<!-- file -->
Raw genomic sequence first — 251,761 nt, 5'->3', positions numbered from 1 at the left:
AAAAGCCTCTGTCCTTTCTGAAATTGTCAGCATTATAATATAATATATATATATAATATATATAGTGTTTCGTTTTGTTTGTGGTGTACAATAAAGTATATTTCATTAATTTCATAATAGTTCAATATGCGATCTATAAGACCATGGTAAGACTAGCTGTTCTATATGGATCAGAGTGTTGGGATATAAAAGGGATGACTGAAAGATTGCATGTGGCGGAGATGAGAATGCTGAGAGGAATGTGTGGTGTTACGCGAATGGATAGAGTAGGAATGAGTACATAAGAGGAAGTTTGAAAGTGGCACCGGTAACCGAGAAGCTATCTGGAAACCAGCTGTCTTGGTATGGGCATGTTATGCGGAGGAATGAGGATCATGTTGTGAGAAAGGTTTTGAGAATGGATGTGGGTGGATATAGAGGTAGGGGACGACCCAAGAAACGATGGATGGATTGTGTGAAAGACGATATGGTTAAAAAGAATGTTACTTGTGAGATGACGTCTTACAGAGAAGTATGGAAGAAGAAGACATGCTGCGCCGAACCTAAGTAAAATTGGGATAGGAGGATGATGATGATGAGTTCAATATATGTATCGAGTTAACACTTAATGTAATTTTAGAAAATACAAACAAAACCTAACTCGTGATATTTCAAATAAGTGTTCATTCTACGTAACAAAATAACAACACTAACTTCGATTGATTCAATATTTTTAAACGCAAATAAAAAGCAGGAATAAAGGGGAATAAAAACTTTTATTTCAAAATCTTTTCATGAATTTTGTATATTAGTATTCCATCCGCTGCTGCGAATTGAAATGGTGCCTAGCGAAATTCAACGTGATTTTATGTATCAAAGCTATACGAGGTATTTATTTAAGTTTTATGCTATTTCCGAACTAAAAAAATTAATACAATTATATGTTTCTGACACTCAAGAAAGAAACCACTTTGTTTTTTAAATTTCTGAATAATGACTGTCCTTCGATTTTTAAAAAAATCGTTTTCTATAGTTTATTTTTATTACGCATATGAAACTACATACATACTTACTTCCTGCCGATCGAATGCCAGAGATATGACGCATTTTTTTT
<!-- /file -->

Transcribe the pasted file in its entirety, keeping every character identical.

Raw genomic sequence first — 251,761 nt, 5'->3', positions numbered from 1 at the left:
AAAAGCCTCTGTCCTTTCTGAAATTGTCAGCATTATAATATAATATATATATATAATATATATAGTGTTTCGTTTTGTTTGTGGTGTACAATAAAGTATATTTCATTAATTTCATAATAGTTCAATATGCGATCTATAAGACCATGGTAAGACTAGCTGTTCTATATGGATCAGAGTGTTGGGATATAAAAGGGATGACTGAAAGATTGCATGTGGCGGAGATGAGAATGCTGAGAGGAATGTGTGGTGTTACGCGAATGGATAGAGTAGGAATGAGTACATAAGAGGAAGTTTGAAAGTGGCACCGGTAACCGAGAAGCTATCTGGAAACCAGCTGTCTTGGTATGGGCATGTTATGCGGAGGAATGAGGATCATGTTGTGAGAAAGGTTTTGAGAATGGATGTGGGTGGATATAGAGGTAGGGGACGACCCAAGAAACGATGGATGGATTGTGTGAAAGACGATATGGTTAAAAAGAATGTTACTTGTGAGATGACGTCTTACAGAGAAGTATGGAAGAAGAAGACATGCTGCGCCGAACCTAAGTAAAATTGGGATAGGAGGATGATGATGATGAGTTCAATATATGTATCGAGTTAACACTTAATGTAATTTTAGAAAATACAAACAAAACCTAACTCGTGATATTTCAAATAAGTGTTCATTCTACGTAACAAAATAACAACACTAACTTCGATTGATTCAATATTTTTAAACGCAAATAAAAAGCAGGAATAAAGGGGAATAAAAACTTTTATTTCAAAATCTTTTCATGAATTTTGTATATTAGTATTCCATCCGCTGCTGCGAATTGAAATGGTGCCTAGCGAAATTCAACGTGATTTTATGTATCAAAGCTATACGAGGTATTTATTTAAGTTTTATGCTATTTCCGAACTAAAAAAATTAATACAATTATATGTTTCTGACACTCAAGAAAGAAACCACTTTGTTTTTTAAATTTCTGAATAATGACTGTCCTTCGATTTTTAAAAAAATCGTTTTCTATAGTTTATTTTTATTACGCATATGAAACTACATACATACTTACTTCCTGCCGATCGAATGCCAGAGATATGACGCATTTTTTTT